Thermo-Reversible Phase Selective Sorbent Xenogels for Oil Spill Containment

Invention Summary:

Waterways are a major mode of transport for the world’s petrochemical supply. Although there are tremendous benefits and necessities for shipping over water, there are also risks as demonstrated by the over 30 significant oil spills. Current materials used to reclaim oil are subdivided into three primary categories: dispersants, sorbents and solidifiers.

Dispersants are most commonly used where the material emulsifies the oil spill into small finely divided droplets which are dispersed into the environment. Sorbents are typically powders that selectively absorb the oil via capillary forces of the super--hydrophobic matrix. Solidifiers gel the material on the surface of the water.

Researchers at Rutgers have discovered a highly effective sorbent material that adsorbs apolar, spilled materials in aqueous environments. These xenogels, being thermoreversible, allow both the spilled oil to be reclaimed and also the gelator may be reused to engineer new xenogels for oil spill containment and clean up. This environmentally benign gelator makes this technology one of the greenest technologies to contain and remove spilled oil from the environment. Experimental testing has shown that the xenogels, when placed in oil contaminated water, will increase their mass by 387 ± 21 % in only a few hours. Repeating the same test in water only leads to a 3.85% increase in the same time frame.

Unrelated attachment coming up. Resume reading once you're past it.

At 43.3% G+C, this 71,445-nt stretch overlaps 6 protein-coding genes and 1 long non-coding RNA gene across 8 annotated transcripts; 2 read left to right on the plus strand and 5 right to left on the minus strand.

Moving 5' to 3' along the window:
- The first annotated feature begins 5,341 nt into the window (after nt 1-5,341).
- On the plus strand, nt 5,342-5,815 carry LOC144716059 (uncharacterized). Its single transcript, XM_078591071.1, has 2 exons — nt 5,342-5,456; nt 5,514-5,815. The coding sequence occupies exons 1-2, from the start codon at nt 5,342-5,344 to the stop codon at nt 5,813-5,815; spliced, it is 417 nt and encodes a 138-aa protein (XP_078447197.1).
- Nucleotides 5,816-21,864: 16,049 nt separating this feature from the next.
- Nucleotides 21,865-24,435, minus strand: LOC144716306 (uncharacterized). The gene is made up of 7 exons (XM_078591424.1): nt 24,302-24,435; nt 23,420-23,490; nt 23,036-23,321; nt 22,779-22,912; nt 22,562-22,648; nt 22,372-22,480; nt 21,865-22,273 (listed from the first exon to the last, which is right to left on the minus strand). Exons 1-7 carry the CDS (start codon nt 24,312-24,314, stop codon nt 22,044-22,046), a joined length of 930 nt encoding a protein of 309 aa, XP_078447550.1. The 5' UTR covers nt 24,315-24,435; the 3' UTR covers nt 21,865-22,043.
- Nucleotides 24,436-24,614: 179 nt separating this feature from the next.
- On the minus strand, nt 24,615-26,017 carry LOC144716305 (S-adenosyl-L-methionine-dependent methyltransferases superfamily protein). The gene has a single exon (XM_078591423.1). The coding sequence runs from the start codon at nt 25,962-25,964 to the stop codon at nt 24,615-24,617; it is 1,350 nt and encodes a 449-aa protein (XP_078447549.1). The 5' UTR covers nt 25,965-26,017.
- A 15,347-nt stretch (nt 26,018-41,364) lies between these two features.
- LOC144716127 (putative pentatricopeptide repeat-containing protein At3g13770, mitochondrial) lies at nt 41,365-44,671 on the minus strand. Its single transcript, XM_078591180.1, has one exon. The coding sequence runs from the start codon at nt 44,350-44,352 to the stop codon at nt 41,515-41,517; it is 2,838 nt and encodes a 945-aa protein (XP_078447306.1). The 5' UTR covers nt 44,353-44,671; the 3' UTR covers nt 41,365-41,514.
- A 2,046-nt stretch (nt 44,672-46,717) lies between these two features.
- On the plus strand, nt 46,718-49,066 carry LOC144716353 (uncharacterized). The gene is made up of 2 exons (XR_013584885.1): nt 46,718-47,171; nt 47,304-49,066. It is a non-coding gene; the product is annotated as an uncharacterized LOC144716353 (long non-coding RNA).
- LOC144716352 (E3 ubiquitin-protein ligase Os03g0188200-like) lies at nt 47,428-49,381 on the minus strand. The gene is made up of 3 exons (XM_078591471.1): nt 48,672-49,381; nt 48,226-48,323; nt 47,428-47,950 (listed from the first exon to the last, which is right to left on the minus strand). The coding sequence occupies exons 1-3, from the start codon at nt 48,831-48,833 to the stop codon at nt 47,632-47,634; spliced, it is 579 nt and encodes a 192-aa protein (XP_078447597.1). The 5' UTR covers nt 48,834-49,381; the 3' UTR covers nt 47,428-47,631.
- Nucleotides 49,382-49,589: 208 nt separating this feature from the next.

Market Applications:

  • Adsorption of apolar spilled materials in aqueous environment 
    • Nitriles: Acetonitriles 
    • Ketons: Butanone, Acetone 
    • Ethers: Polyethylene Glycol, Dimethyl Ether 
    • Aldehydes: Formaldehyde(methanal), Butyraldehyde (butanal)


  • Thermo-reversible allow the spilled oil to be reclaimed and the gelator may be reused to engineer new xenogels 
  • Collection does not depend on environmental factors (i.e. temperature)
  • Green technology used to collect and contain spilled oil/gasoline in aqueous environments
  • Allows for easy separation of sorbent materials and collected oils 

Intellectual Property & Development Status:

Patent pending

Relevant Publications:

  • Rogers, M.A., Abraham, S., Bodondics, F., and Weiss, R.G. 2012. Positional Isomers of Hydroxyoctadecanoic Acid Molecular Gels and Dispersions Influence Crystallization Kinetics and Activation Energies. Crystal Growth & Design. DOI: 10.1021/cg301071x
  • Gao, J., Wu, S., and Rogers, M.A. 2012. Harnessing Hansen Solubility Parameters To Predict Organogel Formation. Journal of Materials Chemistry. 22, 12651-12658.
Rutgers ID: 2013-035
Physical Sciences
Deborah Perez
Senior Licensing Manager
Michael Rogers
Oil Absorbtion